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Study Guide

Assessing the Thorax and Lungs


READ CAREFULLY:

  1. Taylor, Lillis, & LeMone, Chapter 25 (pp. 477 - 480)
  2. Bickley, Chapter 6 (pp. 209 - 243)
  3. Class lecture notes off the Internet

TERMS TO KNOW:

  1. Apnea
    1. breathing pattern evidenced by absence of respirations
  2. Ataxic (Biot's) respirations
    1. breathing pattern evidenced by periods of deep breathing that alternate with periods of apnea in an irregular pattern
  3. Barrel chest
    1. chest shape in which the AP = transverse diameter; the costal angle is greater than 90 degrees; the rib slope is 45 degrees or horizontal; and the sternum is positioned even with the ribs
  4. Bradypnea
    1. breathing pattern evidenced by slow (less than 12 per minute) respirations
  5. Bronchophony
    1. an abnormal increase in tone or clarity in vocal resonance emanating from a bronchus surrounded by consolidated lung tissue
  6. Bronchial breath sounds
    1. normal breath sounds heard over the trachea that are high in pitch and intensity with expiration being longer than inspiration
  7. Bronchovesicular breath sounds
    1. normal breath sounds heard over the 1st and 2nd interspaces anteriorly and between the scapulae posteriorly that are medium in pitch and intensity with inspiration being equal to expiration
  8. Cheyne-Stokes respirations
    1. breathing pattern evidenced by periods of deep breathing that alternate with periods of apnea in a regular pattern
  9. Crackles (coarse)
    1. low-pitched; "bubbling" or "gurgling" sounds on inspiration that may or may not be cleared by coughing
  10. Crackles (fine)
    1. high-pitched; "crackling" or "popping" sounds on inspiration that are not cleared by coughing
  11. Dullness
    1. a medium, medium-pitched, "thudlike" sound of moderate duration typically heard over the liver, heart
  12. Dyspnea
    1. breathing pattern evidenced by a subjective feeling of difficulty or distressful respirations
  13. Egophony
    1. an abnormal change in tone, somewhat like the bleat of a goat, heart in ausculatiaon of the chest when the subject speaks normally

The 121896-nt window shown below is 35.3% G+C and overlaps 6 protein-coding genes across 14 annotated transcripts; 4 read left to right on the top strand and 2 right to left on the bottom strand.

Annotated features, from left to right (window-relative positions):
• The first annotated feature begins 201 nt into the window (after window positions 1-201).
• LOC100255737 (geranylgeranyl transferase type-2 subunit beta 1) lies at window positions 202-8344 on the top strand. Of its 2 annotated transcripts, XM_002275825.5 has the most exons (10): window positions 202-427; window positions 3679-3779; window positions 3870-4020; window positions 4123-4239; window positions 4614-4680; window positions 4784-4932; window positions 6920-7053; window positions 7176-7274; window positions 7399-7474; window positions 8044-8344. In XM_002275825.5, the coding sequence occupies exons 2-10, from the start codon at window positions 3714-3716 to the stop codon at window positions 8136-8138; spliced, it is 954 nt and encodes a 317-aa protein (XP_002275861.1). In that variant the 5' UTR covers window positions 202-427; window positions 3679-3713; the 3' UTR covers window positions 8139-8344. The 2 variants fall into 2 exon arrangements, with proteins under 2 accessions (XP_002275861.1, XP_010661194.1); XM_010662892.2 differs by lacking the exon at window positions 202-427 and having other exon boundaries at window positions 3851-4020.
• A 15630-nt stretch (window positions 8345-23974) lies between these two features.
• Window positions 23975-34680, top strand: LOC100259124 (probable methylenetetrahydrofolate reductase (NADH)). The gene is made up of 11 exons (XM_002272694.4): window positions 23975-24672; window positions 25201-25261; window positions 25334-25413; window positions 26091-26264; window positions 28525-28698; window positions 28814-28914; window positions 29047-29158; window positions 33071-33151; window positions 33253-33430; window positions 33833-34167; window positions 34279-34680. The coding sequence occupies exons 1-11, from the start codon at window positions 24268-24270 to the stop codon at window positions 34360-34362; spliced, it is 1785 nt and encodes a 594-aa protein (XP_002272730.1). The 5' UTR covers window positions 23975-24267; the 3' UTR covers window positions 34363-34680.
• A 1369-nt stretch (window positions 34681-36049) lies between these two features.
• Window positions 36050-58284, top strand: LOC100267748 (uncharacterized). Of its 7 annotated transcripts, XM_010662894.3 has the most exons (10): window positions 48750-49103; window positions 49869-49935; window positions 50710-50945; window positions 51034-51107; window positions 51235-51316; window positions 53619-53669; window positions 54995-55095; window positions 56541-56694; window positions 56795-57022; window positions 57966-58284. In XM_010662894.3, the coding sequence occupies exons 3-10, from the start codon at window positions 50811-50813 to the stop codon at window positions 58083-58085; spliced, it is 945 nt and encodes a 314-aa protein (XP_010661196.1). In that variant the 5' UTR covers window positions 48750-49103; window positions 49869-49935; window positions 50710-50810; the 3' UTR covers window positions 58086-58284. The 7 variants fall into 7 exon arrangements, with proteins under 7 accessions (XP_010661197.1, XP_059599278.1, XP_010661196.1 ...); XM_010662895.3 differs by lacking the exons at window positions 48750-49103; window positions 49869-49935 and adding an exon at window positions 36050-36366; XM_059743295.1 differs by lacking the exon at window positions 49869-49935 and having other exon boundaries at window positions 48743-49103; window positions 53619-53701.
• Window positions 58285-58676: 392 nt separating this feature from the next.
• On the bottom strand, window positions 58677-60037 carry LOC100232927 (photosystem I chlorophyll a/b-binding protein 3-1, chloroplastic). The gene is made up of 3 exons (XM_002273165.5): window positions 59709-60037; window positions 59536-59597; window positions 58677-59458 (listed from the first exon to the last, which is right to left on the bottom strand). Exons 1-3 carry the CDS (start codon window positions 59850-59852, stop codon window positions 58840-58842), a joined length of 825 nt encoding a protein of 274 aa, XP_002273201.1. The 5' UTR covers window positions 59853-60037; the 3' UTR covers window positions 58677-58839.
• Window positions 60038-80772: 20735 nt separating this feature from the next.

14. Friction rub
    1. low-pitched; "grating" sounds on inspiration and expiration that are not cleared by coughing
  15. Hyperresonance
    1. a very loud, very low-pitched, "booming" sound of very long duration typically heard over the emphysematous lung
  16. Hypernea, hyperventilation
    1. respiration that is deeper and more rapid than expected
  17. Kyphosis
    1. exaggerated convex curvature of the spinal column
  18. Lordosis
    1. exaggerated concave curvature of the spinal column
  19. Obstructive
    1. breathing pattern evidenced by normal inspiration and prolonged expiration
  20. Pectus carniatum (pigeon chest)
    1. chest shape in which the AP diameter is greater than transverse diameter; the costal angle is greater than 90 degrees; the rib slope less than 45 degrees; and the sternum is protruding
  21. Pectus excavatum (funnel chest)
    1. chest shape in which the AP diameter is less than transverse diameter; the costal angle is 90 degrees; the rib slope less than 45 degrees; and the sternum depressed
  22. Resonance
    1. a loud, low-pitched, "hollow" sound of long duration typically heard over the lung
  23. Rhonchi
    1. low-pitched; "snoring", monophonic (single notes in a chord) sounds on expiration that may or may not be cleared by coughing
  24. Scoliosis
    1. exaggerated s-shaped curvature of the spinal column
  25. Sighing
    1. breathing pattern evidenced by frequent sighing
  26. Stridor
    1. high-pitched; "crowing", monophonic (single notes in a chord) sounds on inspiration that are not cleared by coughing
  27. Tachypnea
    1. breathing pattern evidenced by rapid (greater than 20 per minute), shallow respirations
  28. Tactile (vocal) fremitus
    1. a tremor vibration in any part of the body detectable on palpation
  29. Tympany
    1. a loud, high-pitched, "musical" sound of moderate duration typically heard over the stomach filled with gas
  30. Vesicular breath sounds
    1. normal breath sounds heard over the periphery of the lung that low-pitched and soft intensity with inspiration being longer than expiration
  31. Wheezes
    1. high-pitched; "musical", polyphonic (multiple notes in a chord) sounds on expiration that are not cleared by coughing
  32. Whispered pectoriloquy
    1. a striking transmission of a whisper through the pulmonary structures so that they are clearly audible through the stethoscope that is commonly detected when the lung is consolidated by pneumonia

LEARNING ACTIVITIES:

  1. Lecture
  2. Discussion
  3. Read the following PRIOR to class: